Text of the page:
MicroRNAs: Meta-controllers of gene expression in synaptic activity emerge as genetic and diagnostic markers of human disease

University of Illinois, Department of Cell & Developmental Biology, Urbana, IL 61801, USA.
Pharmacology [?] Therapeutics (Impact Factor: 9.72). 04/2011; 130(1):26-37. DOI: 10.1016/j.pharmthera.2011.01.004
Source: PubMed


MicroRNAs are members of the non-protein-coding family of RNAs. They serve as regulators of gene expression by modulating the translation and/or stability of messenger RNA targets. The discovery of microRNAs has revolutionized the field of cell biology, and has permanently altered the prevailing view of a linear relationship between gene and protein expression. The increased complexity of gene regulation is both exciting and daunting, as emerging evidence supports a pervasive role for microRNAs in virtually every cellular process. This review briefly describes microRNA processing and formation of RNA-induced silencing complexes, with a focus on the role of RNA binding proteins in this process. We also discuss mechanisms for microRNA-mediated regulation of translation, particularly in dendritic spine formation and function, and the role of microRNAs in synaptic plasticity. We then discuss the evidence for altered microRNA function in cognitive brain disorders, and the effect of gene mutations revealed by single nucleotide polymorphism analysis on altered microRNA function and human disease. Further, we present evidence that altered microRNA expression in circulating fluids such as plasma/serum can correlate with, and serve as, novel diagnostic biomarkers of human disease.

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Available from: Julie Saugstad, Jul 10, 2014
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    • "However, it is still unclear exactly how HDACs are involved in cartilage degradation. MicroRNAs (miRNAs, miRs) have emerged as fine-tuning regulators for diverse biological processes [14] [15]. During their biogenesis, the miRNA genes are transcribed into primary miRNAs (pri-miR), which are processed by Drosha and Dicer to generate miRNA duplexes consisting of a mature and a passenger miR strand [16]. "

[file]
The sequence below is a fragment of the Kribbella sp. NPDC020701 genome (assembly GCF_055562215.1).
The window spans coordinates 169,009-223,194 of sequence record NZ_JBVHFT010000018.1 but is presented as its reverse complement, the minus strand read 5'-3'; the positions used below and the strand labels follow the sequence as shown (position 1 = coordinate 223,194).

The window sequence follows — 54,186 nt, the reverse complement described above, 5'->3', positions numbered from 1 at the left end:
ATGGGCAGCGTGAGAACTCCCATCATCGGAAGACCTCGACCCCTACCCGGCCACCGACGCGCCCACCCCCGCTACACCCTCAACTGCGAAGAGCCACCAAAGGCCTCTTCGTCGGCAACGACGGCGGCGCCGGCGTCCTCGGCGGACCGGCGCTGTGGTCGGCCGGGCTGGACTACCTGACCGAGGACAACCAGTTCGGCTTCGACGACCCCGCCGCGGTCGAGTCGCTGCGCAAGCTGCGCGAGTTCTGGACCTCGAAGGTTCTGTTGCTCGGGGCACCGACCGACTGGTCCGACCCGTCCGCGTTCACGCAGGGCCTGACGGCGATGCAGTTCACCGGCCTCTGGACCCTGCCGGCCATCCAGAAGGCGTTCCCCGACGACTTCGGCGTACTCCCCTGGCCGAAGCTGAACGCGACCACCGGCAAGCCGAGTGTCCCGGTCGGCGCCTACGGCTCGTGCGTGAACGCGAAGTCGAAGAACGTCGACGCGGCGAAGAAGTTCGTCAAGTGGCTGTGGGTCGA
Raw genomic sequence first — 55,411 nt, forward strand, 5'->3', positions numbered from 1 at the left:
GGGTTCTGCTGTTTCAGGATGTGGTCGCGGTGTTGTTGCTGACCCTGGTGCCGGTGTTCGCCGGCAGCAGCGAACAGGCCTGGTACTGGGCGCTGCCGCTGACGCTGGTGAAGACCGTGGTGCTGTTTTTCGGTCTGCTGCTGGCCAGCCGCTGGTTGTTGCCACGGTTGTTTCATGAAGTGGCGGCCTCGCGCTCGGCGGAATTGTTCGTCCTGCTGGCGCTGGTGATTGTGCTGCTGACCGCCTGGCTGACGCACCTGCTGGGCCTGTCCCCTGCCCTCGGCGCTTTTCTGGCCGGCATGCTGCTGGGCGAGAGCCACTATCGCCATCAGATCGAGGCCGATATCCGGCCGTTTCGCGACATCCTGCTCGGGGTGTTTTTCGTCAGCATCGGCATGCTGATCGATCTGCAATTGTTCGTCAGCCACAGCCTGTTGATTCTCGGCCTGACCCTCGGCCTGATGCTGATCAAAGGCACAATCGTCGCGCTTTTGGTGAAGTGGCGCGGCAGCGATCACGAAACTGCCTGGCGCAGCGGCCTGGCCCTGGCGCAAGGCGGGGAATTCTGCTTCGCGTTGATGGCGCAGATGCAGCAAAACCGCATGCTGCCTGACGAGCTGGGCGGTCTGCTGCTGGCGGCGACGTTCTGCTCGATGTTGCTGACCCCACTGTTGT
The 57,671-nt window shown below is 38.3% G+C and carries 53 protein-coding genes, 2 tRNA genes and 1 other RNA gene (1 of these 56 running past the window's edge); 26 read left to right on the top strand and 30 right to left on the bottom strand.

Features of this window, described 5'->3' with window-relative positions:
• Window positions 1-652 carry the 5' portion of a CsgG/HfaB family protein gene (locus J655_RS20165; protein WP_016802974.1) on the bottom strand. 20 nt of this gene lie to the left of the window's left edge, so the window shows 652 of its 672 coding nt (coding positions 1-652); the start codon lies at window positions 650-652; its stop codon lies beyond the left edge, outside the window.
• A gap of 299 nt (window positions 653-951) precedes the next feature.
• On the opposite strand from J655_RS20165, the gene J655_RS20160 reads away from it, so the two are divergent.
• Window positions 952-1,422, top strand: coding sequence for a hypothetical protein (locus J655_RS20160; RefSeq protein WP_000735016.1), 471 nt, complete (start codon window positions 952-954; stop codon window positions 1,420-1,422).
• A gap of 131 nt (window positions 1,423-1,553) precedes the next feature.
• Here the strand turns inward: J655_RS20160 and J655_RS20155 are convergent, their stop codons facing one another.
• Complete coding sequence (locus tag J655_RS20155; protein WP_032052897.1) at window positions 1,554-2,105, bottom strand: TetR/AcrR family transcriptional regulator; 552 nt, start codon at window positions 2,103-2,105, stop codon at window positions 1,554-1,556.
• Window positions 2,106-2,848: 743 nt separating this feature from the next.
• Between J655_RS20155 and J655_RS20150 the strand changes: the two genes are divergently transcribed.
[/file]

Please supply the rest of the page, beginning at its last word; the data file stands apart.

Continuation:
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    • "miR-92a, miR-92a-1 * , miR-92a-2 * , and miR-92b are all members of the miR-92 family (also known as the miR-17 family) and were all up-regulated in mouse SN following chronic alcohol exposure (Most et al., unpublished results). miR-92b is involved in synaptic signaling (Ceman and Saugstad, 2011) and may be involved in the aberrant synaptic plasticity seen after alcohol exposure. In addition, miR-369 * is affected by alcohol. "
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    • "In addition, miRNAs have a proven high chemical stability for repeated frozen-thaw cycles and long periods of storage (Chen et al., 2008) Moreover, the miRNA quantification in body fluids as disease biomarkers has been explored in different human diseases including certain types of cancers (Lawrie et al., 2008; Hu et al., 2010). Indeed, biochemical analysis of serum or plasma have been suggested as a potential and noninvasive source of biomarkers for diagnosis and monitoring of progression and treatment response for neurodegenerative disorders (Ceman and Saugstad, 2011). Here, we explore alterations at the expression level of serum miRNAs in PD patients and their potential use as disease biomarkers. "
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